Unidentified attackers strike Taliban vehicles in Jalalabad city, witnesses say, killing at least two fighters and three civilians.
Attackers have struck Taliban vehicles in eastern Afghanistan, killing at least two fighters and three civilians in the latest violence since the group's takeover of the country in mid-August.
In one attack, gunmen opened fire on a Taliban vehicle at a local gas station on Wednesday in the provincial capital of Jalalabad, killing two fighters and a gas station attendant, witnesses said.
A child was also killed, they added.
Children among dead
Another child was killed and two Taliban members were wounded in a bombing of another vehicle in a separate attack.
Another bombing of a Taliban vehicle in Jalalabad also wounded a person nearby, although it was unclear if that person was a Taliban official or not.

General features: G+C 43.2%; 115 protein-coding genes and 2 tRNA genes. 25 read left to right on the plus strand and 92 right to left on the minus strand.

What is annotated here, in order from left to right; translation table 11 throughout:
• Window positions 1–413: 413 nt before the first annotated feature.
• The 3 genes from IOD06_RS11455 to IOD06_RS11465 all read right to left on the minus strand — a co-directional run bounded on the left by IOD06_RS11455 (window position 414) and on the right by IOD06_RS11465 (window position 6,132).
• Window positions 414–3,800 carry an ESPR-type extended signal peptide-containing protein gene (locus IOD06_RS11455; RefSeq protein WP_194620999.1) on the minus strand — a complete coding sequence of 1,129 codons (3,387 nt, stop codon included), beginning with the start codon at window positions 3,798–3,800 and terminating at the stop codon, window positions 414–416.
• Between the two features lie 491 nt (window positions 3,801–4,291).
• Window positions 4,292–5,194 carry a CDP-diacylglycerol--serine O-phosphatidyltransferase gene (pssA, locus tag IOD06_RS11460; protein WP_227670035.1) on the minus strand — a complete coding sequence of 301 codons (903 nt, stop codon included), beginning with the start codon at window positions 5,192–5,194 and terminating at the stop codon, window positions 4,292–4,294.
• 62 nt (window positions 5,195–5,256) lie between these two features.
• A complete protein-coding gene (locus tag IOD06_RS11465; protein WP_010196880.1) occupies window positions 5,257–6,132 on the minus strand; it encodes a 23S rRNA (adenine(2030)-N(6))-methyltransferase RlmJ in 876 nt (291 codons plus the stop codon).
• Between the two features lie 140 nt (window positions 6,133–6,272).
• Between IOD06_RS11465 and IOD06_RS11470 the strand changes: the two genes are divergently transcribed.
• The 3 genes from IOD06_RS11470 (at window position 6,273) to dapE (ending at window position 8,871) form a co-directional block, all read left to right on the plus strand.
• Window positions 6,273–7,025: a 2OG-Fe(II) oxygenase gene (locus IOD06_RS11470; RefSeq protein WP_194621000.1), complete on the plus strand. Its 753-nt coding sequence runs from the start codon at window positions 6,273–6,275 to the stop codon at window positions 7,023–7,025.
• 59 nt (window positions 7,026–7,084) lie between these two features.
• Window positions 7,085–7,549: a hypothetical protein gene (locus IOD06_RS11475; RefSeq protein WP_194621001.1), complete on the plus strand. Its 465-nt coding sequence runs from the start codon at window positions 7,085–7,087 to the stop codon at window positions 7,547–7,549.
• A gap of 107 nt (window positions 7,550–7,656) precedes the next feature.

The witnesses spoke on the condition of anonymity for fear of retribution.
No one claimed immediate responsibility for Wednesday's attacks, although Daesh-K, which is headquartered in eastern Afghanistan, took responsibility for similar attacks in Jalalabad last week that killed eight.
Specter of wider conflict
The Taliban and Daesh are enemies, and the attacks have raised the specter of wider conflict between the country's new Taliban rulers and their long-time rivals.
The Taliban is under pressure to contain Daesh terrorists, in part to make good on a promise to the international community that they will prevent the staging of terror attacks from Afghan soil.
There is also a widely held expectation among conflict-weary Afghans that, despite fears and misgivings about the Taliban, the new rulers will at least restore a measure of public safety.